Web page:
Watchdog findings fail to dent big banks’ deposit power
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Australia’s banking giants are likely to keep their power to influence prices in the $1.4 trillion market for household deposits despite the competition watchdog’s attempts to call for change, although there will be marginal improvements for consumers, according to some analysts.
Last Friday, the Australian Competition and Consumer Commission (ACCC) released the final report for its inquiry into the retail deposits market, flagging the need for greater transparency on deposit interest rates and for banks to make it easier for customers to switch accounts, among other recommendations.
Analysts say the ACCC’s inquiry will bring some benefits to customers.Credit: Paul Rovere
The report came amid concern that the Reserve Bank’s interest rate increases, which have largely been passed through to higher mortgage repayments, have not been fully reflected in the interest rates paid on deposits or have been difficult for customers to benefit from because of terms and conditions associated with receiving maximum or “bonus” rates.
Morgan Stanley banking analyst Richard Wiles said the ACCC’s recommendations could have some impact on deposit competition, but that the ongoing use of conditional and introductory rates would probably allow banks with strong franchises to retain their “pricing power”. Pricing power refers to a company’s capacity to set prices in a market, rather than have them set by competition.
“The recommendations could have an incremental impact on the cost of deposits if they change customer behaviour,” he said, citing research that highlighted low engagement and customer inertia in the deposit market.
However, Wiles said the ACCC’s report confirmed there was less competition in the retail deposit market than in the mortgage market and that the impact on banks’ overall pricing power would be limited.
UBS head of bank research John Storey said the inquiry’s findings would likely have little impact on the banks’ pricing power.
“Retail deposits are one source of funding for the banks, but they have other avenues,” he said. “Increased transparency might lead to the banks facing a tiny increase in deposit costs, but it’s mostly market forces which determine rates.”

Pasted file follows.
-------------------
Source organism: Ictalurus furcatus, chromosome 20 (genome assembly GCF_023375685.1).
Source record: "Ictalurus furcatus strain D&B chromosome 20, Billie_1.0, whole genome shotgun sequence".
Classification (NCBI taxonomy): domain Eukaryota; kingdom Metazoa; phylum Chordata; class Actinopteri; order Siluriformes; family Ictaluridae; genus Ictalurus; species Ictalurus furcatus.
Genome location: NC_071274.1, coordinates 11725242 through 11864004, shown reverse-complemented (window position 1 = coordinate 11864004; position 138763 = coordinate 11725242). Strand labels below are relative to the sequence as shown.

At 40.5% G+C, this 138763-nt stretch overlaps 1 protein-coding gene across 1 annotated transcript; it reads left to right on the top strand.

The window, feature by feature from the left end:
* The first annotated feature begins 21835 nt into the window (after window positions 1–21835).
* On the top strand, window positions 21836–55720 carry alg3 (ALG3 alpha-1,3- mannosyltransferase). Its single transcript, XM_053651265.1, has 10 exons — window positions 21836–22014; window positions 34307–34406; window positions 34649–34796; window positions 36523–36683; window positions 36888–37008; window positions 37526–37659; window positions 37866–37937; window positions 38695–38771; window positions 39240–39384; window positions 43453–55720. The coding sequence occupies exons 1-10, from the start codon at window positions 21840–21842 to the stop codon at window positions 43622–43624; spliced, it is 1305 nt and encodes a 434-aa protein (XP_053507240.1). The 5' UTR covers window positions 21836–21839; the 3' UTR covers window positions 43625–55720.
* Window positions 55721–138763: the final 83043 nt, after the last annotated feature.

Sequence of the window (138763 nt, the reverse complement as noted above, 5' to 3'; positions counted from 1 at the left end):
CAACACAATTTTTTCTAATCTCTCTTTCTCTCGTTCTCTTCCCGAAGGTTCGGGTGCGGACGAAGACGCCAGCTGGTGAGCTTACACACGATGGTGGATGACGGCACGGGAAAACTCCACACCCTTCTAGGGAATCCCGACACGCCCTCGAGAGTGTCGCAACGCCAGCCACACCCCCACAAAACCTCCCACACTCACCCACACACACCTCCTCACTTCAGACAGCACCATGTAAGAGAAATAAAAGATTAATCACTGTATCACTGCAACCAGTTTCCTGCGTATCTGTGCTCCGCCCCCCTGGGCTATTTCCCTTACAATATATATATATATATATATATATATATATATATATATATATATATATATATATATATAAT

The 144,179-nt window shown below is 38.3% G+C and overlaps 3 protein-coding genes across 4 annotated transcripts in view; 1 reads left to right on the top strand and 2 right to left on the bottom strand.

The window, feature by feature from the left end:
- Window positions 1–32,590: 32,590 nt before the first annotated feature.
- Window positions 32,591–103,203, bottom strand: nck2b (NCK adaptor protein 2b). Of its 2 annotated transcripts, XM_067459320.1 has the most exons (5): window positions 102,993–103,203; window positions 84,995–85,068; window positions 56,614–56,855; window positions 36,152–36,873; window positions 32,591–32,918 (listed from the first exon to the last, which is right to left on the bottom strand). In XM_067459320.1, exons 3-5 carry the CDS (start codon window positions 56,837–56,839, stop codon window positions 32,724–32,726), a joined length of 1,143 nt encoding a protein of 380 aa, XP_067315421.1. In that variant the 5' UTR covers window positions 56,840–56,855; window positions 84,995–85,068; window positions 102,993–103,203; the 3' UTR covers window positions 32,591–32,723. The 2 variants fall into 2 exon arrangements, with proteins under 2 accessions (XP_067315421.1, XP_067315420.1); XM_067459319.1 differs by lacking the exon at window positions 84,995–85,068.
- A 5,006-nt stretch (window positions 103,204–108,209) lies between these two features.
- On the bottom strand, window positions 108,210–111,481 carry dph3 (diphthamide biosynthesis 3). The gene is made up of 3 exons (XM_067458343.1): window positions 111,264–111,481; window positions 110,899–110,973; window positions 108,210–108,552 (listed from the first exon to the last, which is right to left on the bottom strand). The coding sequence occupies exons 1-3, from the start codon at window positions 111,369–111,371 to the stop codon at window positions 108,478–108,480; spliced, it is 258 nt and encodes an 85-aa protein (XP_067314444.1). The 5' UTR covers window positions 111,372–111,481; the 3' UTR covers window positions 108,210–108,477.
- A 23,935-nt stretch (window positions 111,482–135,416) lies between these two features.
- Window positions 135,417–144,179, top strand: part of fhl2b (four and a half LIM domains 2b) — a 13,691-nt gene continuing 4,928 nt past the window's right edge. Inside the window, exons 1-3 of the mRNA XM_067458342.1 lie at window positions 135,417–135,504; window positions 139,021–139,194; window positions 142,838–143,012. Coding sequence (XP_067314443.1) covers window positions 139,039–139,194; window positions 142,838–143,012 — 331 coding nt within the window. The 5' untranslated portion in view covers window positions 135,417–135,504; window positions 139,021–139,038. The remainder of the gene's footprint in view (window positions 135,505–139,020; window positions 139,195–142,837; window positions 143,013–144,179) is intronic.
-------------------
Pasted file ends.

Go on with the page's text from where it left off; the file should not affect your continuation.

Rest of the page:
Opal Capital chief investment officer Omkar Joshi said it was still too early to determine the impact of the inquiry on competition in the sector, but scrutiny of the banks would undoubtedly increase.
“The inquiry does mean banking players will be more careful and focused on their conduct,” he said. “More or less, there were no hard-hitting findings but it will be beneficial for customers.”
Federal Treasurer Jim Chalmers will task the Treasury with examining issues raised in the ACCC’s report.Credit: Alex Ellinghausen
JP Morgan analyst Andrew Triggs said the likelihood of any reforms based on the ACCC’s inquiry would come down to a cost-benefit analysis.
“As expected, the inquiry has found that the market for deposits is opaque, and that banks use strategic pricing which creates complexity and makes it difficult for consumers to compare products,” he said. “Some of the recommendations could be quite costly to implement, especially for smaller players.”
Federal Treasurer Jim Chalmers will task the Treasury with examining issues raised in the ACCC’s report in more detail, with a government response to be released in 2024.
Triggs said he expected Westpac and Commonwealth Bank to be most impacted by the inquiry, given 45 per cent of their group deposits came from Australian retail customers, compared with ANZ, which relies more heavily on international deposits, and NAB, which is more reliant on business deposits.
The ACCC report issued several recommendations, including for banks to be required to tell customers when changing their interest rates, prompting customers to consider switching to a better rate, and for banks to alert their customers if they are about to lose entitlements to their bonus interest.
The big four banks were contacted but declined to comment, instead pointing to the Australian Banking Association’s (ABA) response to the inquiry.
The ABA said it would participate in Treasury’s consultation in 2024 to consider the recommendations in more detail and cited data from the Reserve Bank which showed Australian banks had passed on a greater proportion of central bank rate hikes to depositors than banks in countries such as the UK, Canada and US.
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